Word Count: 819
The sound of Rayn snoring softly on top of me was the first thing I registered when I woke up. At some point in the night, he had crawled up on top of me and curled up on me, his head resting on my stomach. As he twitched and elbowed my leg sharply, I realized it had been that that woke me up.
Uncurling the fists I’d made without thinking, I blinked up into the bright morning light streaming through the gap in the curtains. Pain shot up my leg as Rayn elbowed me again, burying his face in my shirt. The quiet whimpering noises he was making told me he was having a bad dream. I shushed him, playing with his hair to try and calm him down before he woke himself up. With my free hand, I pulled a packet of cigarettes out of his pocket, lighting it.
A couple of hours sort of came and went; I spent them half asleep, only partly able to ignore Rayn’s fidgeting around. In that time, Rayn had shuffled down onto my legs, his head uncomfortably wedged in my crotch. I’d been torn between waking him up and making him move, and letting him sleep. In the end, I’d opted to just leave him alone.
I spent my time thinking about what was going to happen to us. Was this thing just gonna sort of blow over? Or get worse? I had no idea if it had spread to other countries, or if it was just America that was this fucked up. After a while, I decided I didn’t really want to think about it. The more I questioned it, the more I considered the negative answers.
Carefully, I dislodged Rayn from my lap, doing my best not to wake him. He sleepily clutched at my shirt and let out a mumbled protest, but otherwise didn’t stir. I gave him a cushion to cuddle and wandered off to find something to eat.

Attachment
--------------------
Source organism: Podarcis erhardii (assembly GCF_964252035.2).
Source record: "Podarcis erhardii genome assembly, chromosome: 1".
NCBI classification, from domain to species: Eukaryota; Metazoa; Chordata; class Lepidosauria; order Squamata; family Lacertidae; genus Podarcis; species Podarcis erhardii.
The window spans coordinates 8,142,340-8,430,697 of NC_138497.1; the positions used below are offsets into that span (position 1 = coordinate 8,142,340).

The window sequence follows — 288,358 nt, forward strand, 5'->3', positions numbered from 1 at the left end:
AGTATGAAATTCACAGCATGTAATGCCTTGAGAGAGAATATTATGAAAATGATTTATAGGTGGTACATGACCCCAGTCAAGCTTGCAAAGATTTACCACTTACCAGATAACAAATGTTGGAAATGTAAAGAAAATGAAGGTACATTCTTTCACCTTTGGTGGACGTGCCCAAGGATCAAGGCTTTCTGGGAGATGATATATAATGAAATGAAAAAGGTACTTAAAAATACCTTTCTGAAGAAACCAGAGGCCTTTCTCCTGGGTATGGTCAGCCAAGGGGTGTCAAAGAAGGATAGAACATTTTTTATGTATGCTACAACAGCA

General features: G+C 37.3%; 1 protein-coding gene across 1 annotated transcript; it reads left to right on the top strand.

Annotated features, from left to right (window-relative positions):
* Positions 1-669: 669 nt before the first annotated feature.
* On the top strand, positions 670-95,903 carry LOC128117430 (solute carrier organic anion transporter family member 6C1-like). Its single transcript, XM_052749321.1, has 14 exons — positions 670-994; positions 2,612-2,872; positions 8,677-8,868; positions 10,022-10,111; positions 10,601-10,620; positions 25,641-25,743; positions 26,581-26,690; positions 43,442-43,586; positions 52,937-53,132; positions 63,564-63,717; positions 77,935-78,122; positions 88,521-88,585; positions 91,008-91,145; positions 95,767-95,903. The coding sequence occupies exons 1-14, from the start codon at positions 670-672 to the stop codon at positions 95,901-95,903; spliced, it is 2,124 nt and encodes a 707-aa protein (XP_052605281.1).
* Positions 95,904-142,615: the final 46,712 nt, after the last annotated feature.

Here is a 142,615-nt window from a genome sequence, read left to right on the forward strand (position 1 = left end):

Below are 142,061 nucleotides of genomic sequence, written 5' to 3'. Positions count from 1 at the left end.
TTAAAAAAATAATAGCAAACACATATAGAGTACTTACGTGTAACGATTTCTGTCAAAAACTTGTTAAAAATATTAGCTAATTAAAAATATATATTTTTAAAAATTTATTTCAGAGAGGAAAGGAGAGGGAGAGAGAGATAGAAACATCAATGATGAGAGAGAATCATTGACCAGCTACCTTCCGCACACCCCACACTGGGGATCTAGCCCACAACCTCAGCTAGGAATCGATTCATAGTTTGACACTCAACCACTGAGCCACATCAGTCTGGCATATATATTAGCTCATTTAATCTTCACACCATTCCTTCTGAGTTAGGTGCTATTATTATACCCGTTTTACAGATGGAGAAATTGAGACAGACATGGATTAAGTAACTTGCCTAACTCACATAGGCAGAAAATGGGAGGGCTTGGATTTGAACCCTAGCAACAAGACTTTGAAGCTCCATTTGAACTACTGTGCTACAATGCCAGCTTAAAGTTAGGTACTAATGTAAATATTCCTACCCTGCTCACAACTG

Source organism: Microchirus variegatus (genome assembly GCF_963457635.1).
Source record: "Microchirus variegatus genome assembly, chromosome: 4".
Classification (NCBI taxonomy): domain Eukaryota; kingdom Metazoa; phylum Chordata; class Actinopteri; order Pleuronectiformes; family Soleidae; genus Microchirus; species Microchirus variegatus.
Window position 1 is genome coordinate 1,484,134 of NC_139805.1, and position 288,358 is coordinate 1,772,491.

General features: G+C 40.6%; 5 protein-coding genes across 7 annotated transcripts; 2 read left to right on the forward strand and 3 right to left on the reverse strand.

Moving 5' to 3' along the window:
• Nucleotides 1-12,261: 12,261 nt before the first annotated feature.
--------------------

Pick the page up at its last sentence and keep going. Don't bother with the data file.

I found some sausages in the freezer and a few of those part baked baguettes lurking behind the meat. I guessed a temperature to set the oven to and stuck them all in on a tray, hoping for the best. Rayn hadn’t exactly been lying when he had told Joe that I shouldn’t be allowed in a kitchen.
The smell of cooking soon woke Joe up – he shuffled in, groggy and grumpy at the world for making him sleep on a hard motel sofa. His bright ginger hair stuck up at all angles and there was something odd about the fact he didn’t have his glasses on yet.
“Morning,” I grunted as he stood next to me where I was sat in front of the oven on the floor, watching the food through the little window on the door.
“Good morning,” he greeted me, not sounding like he believed that it was good at all.
“You’re a cheerful one in the mornings,” I said flippantly, rubbing down my gun with a cloth. I figured cleaning it properly would pass the time until I could eat, so in Joe’s irritated silence, I pulled it apart hardly looking at what I was doing. He glanced down at me, through the steam of the water he was boiling, looking like he wanted to ask me something. I half sighed, “just ask it,” I told him.
“How… how come you’ve known how to use a gun for so long?” he chose his words carefully.
“My dad used to get me to clean his gun when I was a kid, every week without fail, every Friday morning. He took me to a shooting range for the first time when I was… seven, I think.” I looked at him, absent mindedly wiping down each part of the gun gently. He still had a question on his lips, but he didn’t look like he felt brave enough to ask it. “And the reason I go to stab someone when I get woken up… well let’s just say I’m a good example of why kids should stay in school,” I gave him a grim half smile.
“You didn’t go to school at all?”
“No one thought to put me in a school til third grade. Everything was so far ahead of me that I just fucked about in class, if I bothered going at all.”
“So you really don’t know how to read, then,” he said thoughtfully, “I just thought you meant you were dyslexic or something.” I laughed at that. It was a pretty funny thing, to think that someone thought I’d been to school. I’d always figured it was pretty obvious that I was lacking in the education area. “Maybe I could teach you to read? As an exchange for teaching me to shoot?”
“Rayn already tried that. It didn’t last long.”
“Well I’ll be persistent, then,” he told me, “if you want.”